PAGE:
By Katherine Gotthardt
sponsored by Tang’s Alterations
Xiao-Yin Byrom didn’t find out until years later how she was able to go to college to study art, a path that led her to owning Tang’s Alterations in Manassas. Her story is a winding one, with twists and turns that brought her and her family on journeys throughout the world, finally landing her at her current location on Sudley Road.
Born in Laos of Chinese descent during political turmoil, Byrom’s family moved to Taiwan for safety, awaiting the opportunity to come to the United States. After four years, the family was accepted and traveled to Alaska, where they established contracts for tailoring with various military bases. From there, they moved to other stated, and to California. “We moved around a lot,” Byrom says. “We had to follow the military. So it was like living a military life.”
When Byrom graduated from high school, her mother opened another business and asked Byrom to run the family alteration business. But Byrom had dreams of going to college.
Byrom says she told her mother, “‘Mom, I’ll die trying to make sure the shop is going while I’m in school, and it will produce twenty percent more.’ But my mother didn’t think I could do it.”
Byrom’s brother Xiao-Fung Tang stepped in. “My brother came home from college,” she says. “He told everyone he wasn’t ‘college material.’ He told my mother it would be better for him to help me run the business so I could work and go to college. And so I did.”
After college, Byrom thought of going to New York to practice and sell her art. “I realized I had a hard time letting go of my art,” she says. “That wouldn’t work. So I decided to use my art as giveaways for charity. I wanted people who really loved my art to have it,” she says.
Moving to Manassas: Running Tang’s in the Face of Tragedy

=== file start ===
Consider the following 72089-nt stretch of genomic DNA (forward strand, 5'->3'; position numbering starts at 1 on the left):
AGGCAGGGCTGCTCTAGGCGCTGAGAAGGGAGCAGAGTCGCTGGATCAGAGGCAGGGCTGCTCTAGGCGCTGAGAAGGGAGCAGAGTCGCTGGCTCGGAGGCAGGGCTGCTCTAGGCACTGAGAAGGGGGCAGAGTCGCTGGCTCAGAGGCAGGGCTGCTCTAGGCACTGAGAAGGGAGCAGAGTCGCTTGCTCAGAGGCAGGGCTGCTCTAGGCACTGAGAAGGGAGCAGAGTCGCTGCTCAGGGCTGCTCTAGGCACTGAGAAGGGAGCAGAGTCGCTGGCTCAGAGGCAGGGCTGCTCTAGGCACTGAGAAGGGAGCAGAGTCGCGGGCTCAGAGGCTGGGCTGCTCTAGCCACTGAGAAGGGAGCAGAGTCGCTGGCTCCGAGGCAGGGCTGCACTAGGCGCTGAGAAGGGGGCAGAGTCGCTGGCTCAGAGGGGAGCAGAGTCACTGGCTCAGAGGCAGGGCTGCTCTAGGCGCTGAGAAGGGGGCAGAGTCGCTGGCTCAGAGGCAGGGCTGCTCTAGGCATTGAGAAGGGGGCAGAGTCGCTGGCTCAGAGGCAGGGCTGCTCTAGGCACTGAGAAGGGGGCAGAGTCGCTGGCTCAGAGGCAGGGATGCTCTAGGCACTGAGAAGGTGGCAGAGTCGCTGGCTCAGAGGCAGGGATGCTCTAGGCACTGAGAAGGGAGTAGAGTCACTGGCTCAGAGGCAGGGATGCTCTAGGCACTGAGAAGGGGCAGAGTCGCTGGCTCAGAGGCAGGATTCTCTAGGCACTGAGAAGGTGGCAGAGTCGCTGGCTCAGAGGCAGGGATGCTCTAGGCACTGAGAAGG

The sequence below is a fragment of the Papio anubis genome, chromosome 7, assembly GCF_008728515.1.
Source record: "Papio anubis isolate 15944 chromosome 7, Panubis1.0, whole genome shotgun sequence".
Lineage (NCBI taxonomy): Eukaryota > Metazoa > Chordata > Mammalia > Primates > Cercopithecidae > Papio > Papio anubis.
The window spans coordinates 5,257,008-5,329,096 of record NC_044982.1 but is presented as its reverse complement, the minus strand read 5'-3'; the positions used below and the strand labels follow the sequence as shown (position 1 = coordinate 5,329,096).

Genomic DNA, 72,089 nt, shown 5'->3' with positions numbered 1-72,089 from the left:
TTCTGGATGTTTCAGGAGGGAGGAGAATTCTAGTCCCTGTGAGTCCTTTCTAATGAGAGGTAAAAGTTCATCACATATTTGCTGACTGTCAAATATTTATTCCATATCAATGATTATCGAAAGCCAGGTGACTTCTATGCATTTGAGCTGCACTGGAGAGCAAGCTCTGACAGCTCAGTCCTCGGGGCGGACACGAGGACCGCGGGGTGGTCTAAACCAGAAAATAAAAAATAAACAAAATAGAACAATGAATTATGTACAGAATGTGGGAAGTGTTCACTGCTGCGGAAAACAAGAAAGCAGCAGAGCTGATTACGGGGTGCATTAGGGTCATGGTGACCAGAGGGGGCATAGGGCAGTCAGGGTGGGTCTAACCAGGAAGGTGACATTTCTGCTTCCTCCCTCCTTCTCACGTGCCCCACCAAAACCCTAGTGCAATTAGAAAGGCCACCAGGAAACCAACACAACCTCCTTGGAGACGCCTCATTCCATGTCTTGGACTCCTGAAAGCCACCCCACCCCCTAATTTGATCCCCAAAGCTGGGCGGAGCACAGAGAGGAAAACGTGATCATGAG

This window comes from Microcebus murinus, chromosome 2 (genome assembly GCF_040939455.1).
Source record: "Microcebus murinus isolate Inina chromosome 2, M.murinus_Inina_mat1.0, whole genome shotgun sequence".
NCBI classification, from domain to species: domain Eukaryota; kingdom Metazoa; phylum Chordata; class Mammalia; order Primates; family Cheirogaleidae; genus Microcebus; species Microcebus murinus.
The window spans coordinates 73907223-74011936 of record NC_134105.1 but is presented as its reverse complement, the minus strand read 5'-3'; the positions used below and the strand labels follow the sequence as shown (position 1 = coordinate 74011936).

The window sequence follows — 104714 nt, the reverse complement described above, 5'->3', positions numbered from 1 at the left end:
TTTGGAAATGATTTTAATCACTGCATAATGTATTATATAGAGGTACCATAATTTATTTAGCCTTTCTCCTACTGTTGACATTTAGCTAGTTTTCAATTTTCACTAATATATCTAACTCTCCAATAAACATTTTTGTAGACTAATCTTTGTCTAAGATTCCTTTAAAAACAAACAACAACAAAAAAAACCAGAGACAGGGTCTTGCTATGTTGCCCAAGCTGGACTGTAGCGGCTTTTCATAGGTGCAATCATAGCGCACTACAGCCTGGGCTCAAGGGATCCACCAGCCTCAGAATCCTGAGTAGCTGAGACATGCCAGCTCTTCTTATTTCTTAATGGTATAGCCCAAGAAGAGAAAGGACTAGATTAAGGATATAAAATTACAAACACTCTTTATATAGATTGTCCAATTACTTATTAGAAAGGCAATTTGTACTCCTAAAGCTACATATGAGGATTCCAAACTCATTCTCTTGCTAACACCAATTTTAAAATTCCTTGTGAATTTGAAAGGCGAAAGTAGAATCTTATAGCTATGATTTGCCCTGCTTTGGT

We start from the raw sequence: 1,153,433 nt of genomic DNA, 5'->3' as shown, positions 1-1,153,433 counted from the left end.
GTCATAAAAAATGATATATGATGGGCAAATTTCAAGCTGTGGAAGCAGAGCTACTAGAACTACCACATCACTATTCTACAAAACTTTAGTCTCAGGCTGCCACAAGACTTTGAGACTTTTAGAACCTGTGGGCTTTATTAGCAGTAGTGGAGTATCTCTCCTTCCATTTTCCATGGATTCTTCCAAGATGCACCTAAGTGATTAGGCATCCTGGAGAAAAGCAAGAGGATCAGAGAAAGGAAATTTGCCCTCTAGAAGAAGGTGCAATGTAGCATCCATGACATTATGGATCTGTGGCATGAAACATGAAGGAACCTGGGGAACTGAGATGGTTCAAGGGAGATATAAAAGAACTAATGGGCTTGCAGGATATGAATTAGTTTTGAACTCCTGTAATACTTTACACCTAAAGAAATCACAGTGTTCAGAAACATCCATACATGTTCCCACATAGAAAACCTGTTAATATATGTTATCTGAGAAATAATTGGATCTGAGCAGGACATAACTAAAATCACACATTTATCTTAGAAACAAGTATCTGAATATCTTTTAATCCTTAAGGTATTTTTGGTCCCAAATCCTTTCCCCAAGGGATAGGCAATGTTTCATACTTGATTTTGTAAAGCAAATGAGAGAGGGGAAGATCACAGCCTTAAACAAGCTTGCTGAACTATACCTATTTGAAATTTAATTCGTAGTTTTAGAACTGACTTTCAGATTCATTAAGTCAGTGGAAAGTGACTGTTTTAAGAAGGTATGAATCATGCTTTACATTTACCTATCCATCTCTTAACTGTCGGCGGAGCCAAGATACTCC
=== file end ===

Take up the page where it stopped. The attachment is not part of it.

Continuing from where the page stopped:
In 1999, Byrom came to Manassas. By this time, Xiao-Fung Tang had tired of running the family business in California. He asked Byrom to open the business in Manassas and he would come out later and join her.
“We have a belief that if your name is called, you will never be forgotten,” Byrom says. “So I kept the name of the shop Tang’s for my brother.”
Everything seemed to be on course when Xiao-Fung Tang became ill with cancer before he had a chance to move to Manassas. Byrom went to see him, and while there, she finally realized he had quit college so she could attend.
Byrom went to see Xiao-Fung Tang, and while there, she ran into one of her brother’s college friends. She wanted the full story. “Why did he quit school?” she asked.
The friend told her that her brother was one of the best architectural students in the university. “He told me my brother quit college so I could go,” Byrom says.
Xiao-Fung died within months, and Byrom returned to Manassas and Tang’s. She was devastated. Every day, she says, she honors his memory.
“I will never forget what my brother did. My brother had so much love for everyone. He said, ‘When God sends me to heaven, he wants me to prepare for you. I will build an apartment for our family. Don’t feel bad for me when I die.’